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Montgomery Dental Care
Sleep Apnea - A Real Eye Opener!
Waking up from a night’s sleep without getting any sleep—it’s a problem. And that problem could be obstructive sleep apnea (OSA). What is OSA? OSA is a sleep disorder, in which case the upper airway is obstructed by excess tissue, airway muscles collapsing and relaxing during sleep, nasal passages and position of the jaw. The word “apnea” is Greek for “without breath.” OSA is one of three sleep apnea disorders, the others being mixed and central sleep apnea.
An estimated 18 to 20 million adults in the U.S. are diagnosed with OSA, according to the National Sleep Foundation. Most of these people go undiagnosed for a long time because they are unaware of the symptoms. In most cases, a loved one will have noticed the symptoms before the patient. Common symptoms of OSA include loud snoring, waking up abruptly and gasping for air. When apnea occurs, it sends impulses to the brain to wake a person up, allowing them to restart normal breathing patterns. If there are 30 apneas during an average night of sleep (7-8 hours), a patient can be diagnosed with sleep apnea disorder.
This is a disorder that needs to be diagnosed and treated as soon as possible. If a patient continues without treatment, he/she raises the risk of high blood pressure, heart disease, irregular heartbeat, heart attack and stroke. Also, a person suffering from sleep apnea will have trouble functioning during the day, which could result in accidents and lack of productivity. The sleep study is the only proper way to diagnose OSA.
Oral Appliance Therapy
To treat OSA, there are many different appliances that can help lessen an obstruction to the airways. Oral appliances are a primary treatment for mild to moderate OSA. What does an oral appliance do? It repositions the tongue and lower jaw forward, allowing the airways to remain open. Dentists typically use oral appliances as their main treatment option. And most dentists offer custom-made oral appliances.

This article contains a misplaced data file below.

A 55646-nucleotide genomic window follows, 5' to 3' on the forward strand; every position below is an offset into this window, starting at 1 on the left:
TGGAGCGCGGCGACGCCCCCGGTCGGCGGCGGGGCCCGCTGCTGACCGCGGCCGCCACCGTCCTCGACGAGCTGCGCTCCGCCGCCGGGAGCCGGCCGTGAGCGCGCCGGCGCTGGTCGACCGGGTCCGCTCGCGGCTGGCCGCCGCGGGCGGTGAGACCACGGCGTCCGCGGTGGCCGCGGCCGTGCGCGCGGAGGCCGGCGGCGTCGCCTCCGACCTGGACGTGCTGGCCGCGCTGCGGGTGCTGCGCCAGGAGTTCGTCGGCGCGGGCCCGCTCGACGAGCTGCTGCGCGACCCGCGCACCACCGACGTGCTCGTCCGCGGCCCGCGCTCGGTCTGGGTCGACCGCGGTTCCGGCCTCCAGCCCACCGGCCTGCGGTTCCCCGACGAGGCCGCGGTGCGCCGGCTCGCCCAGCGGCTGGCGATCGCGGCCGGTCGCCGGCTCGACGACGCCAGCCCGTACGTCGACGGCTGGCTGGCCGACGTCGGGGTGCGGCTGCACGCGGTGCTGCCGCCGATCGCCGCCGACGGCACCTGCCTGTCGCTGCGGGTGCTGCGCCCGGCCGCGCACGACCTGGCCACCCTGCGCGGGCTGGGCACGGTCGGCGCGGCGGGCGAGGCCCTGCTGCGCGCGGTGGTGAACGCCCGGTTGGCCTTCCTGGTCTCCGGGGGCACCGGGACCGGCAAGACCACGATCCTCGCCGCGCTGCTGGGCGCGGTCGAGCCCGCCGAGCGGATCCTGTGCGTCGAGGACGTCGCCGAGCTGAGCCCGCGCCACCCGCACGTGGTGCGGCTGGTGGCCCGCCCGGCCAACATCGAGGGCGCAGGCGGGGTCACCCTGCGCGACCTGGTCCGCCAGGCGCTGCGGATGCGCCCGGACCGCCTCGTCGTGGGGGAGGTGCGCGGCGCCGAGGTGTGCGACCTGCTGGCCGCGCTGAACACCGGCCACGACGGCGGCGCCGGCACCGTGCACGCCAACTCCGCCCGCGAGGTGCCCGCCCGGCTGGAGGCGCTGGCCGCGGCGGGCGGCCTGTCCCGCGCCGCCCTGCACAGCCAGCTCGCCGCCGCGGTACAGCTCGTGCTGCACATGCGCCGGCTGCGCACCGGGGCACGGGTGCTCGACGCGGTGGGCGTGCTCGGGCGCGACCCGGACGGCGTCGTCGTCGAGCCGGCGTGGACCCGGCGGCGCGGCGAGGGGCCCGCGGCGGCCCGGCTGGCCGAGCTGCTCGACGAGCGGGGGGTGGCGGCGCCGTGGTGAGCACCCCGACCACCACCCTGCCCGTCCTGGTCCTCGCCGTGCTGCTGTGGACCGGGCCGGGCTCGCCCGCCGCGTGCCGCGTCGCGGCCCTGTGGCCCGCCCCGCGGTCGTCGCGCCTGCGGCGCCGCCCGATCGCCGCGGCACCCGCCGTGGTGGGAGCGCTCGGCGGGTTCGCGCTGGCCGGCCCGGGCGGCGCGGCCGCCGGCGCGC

Other Treatment for Sleep Apnea
The Continuous Positive Airway Pressure (CPAP) remains the standard therapy for OSA. A CPAP uses air pressure to keep the airway open. If a patient can’t tolerate a CPAP, an oral appliance is the recommended treatment. Obstructive sleep apnea isn’t something to snore at.
A Sleep Quiz
Answering these simple questions may be the first step to a restful night's sleep for you and your family. The problems listed here may appear suddenly or emerge over many years. It is possible that you are not even aware of them. We recommend that you discuss these questions with your family members and co-workers, as they may be the first to recognize these signs.
I have been told that I snore
I have been told that I snore loudly, every night, in all positions.
I have been told that I stop breathing while I sleep.
I have jolted awake gasping for breath during the night.
After a full night’s sleep, I still wake up feeling tired.
I fall asleep at inappropriate times, for example at work or behind the wheel of a car.
I have trouble concentrating.
I have become unusually forgetful.
People say, or I feel, I have become uncharacteristically irritable, anxious, or depressed.
I often wake up with a headache.
I have high blood pressure.
I am overweight.
I seem to have lost my sex drive.
IF YOU CAN ANSWER YES TO ANY OF THESE STATEMENTS YOU SHOULD ASK YOUR DENTIST OR PHYSICIAN ABOUT SNORING AND SLEEP APNEA.